Improving systems for rural and remote health

21 February 2013

Three national health leaders will come together in a plenary session at the 12th National Rural Health Conference to describe some of the positive systemic developments which provide the basis for better health in rural and remote areas.

Chris Baggoley, the Australian Government’s Chief Medical Officer, will discuss how health services in rural areas - already stretched by large distances, higher costs and workforce shortages - can nevertheless be well prepared to meet the challenges posed by environmental disasters such as floods and fires, animal borne infections, and epidemics.

Rural and remote areas are home to some of the most innovative systems in health care and also have some of the natural advantages provided by community resilience. These should be built upon and celebrated, but not used as a necessary or sufficient replacement for having mainstream health services available to communities in rural and remote areas. Systemic approaches to safety and quality must not set the bar so high as to risk unnecessary service closures in remote areas.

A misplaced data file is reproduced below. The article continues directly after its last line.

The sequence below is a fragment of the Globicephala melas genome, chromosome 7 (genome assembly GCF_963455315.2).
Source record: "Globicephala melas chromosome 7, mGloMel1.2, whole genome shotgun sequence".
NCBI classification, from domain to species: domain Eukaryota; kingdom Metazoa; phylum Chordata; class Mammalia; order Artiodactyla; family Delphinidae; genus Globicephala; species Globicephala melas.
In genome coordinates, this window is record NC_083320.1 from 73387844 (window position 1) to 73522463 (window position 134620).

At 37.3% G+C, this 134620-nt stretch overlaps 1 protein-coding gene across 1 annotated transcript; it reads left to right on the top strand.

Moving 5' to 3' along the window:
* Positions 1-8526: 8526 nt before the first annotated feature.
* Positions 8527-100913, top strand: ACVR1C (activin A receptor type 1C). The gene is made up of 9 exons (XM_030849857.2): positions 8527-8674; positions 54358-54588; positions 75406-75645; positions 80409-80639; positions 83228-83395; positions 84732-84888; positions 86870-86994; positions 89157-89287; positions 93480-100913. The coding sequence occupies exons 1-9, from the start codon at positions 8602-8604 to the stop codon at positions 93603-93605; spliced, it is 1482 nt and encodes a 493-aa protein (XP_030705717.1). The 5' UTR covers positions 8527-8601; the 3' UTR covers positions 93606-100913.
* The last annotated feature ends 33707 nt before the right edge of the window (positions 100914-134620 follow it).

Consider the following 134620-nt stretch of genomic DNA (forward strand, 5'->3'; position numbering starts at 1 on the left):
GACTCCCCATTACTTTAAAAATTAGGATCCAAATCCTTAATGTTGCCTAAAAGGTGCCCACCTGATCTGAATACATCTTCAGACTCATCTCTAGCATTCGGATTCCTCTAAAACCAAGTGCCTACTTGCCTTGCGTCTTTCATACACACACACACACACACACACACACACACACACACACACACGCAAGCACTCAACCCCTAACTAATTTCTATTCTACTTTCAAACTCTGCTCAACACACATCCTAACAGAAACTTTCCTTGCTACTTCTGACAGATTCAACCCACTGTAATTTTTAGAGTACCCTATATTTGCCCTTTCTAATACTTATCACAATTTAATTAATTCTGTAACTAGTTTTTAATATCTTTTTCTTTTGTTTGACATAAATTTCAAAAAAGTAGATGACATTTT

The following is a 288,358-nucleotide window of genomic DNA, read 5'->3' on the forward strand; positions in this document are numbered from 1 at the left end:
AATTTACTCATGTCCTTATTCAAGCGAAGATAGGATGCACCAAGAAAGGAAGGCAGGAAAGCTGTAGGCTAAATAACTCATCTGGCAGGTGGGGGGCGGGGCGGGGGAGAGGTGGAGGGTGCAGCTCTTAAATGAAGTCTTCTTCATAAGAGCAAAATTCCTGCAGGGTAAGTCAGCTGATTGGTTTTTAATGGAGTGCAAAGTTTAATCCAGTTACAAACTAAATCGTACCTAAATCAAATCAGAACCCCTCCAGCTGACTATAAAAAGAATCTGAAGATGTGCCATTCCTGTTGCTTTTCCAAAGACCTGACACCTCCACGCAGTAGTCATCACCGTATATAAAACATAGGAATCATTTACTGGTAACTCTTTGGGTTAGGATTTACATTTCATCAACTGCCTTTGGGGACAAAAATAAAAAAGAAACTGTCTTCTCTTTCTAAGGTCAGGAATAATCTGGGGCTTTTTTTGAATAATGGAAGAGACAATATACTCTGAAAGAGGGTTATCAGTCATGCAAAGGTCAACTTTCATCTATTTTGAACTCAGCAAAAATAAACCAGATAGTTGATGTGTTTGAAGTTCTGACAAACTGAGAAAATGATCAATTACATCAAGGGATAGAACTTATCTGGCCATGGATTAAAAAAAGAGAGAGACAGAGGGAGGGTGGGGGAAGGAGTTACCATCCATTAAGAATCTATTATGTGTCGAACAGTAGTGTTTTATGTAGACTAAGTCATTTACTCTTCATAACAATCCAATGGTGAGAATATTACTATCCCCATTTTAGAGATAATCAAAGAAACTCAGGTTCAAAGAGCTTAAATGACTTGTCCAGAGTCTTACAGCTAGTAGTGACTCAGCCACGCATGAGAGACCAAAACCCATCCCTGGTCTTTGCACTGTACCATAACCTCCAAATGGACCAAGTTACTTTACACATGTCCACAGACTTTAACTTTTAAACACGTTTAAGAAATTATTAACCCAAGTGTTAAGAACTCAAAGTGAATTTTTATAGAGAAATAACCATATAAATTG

Sue Middleton is a Councillor on the Council of Australian Government (COAG) Reform Council. The reports on performance prepared and published by the COAG Council are valuable for individuals and organisations seeking to influence systemic change and to achieve improvements to rural health outcomes. The data provide public information about how jurisdictions are meeting their joint commitment to a healthcare system that provides all Australians with timely access to quality health services based on their needs, not on their ability to pay or where they live.

Reports from the COAG Reform Council have demonstrated the great disparities in health outcomes between cities and rural or remote areas - much of which is attributable to the performance of governments rather than individual clinicians or hospitals.
Mick Reid will report at the 12th Conference on work involving the Health Departments of South Australia, Western Australia, the Northern Territory and Queensland to improve the lot of health professionals in the remote areas of those jurisdictions and the health of the people who live there. Those four jurisdictions are collaborating closely and working with the Commonwealth on health workforce recruitment and retention, service planning, maintaining the health workforce skill base, telehealth services and better returns from investments in infrastructure.

Media Enquiries: 

Gordon Gregory – Executive Director: 02 6285 4660
Penny Hanley – Media Advisor: 02 6285 4660
Leanne Coleman – Conference Manager: 02 6285 4660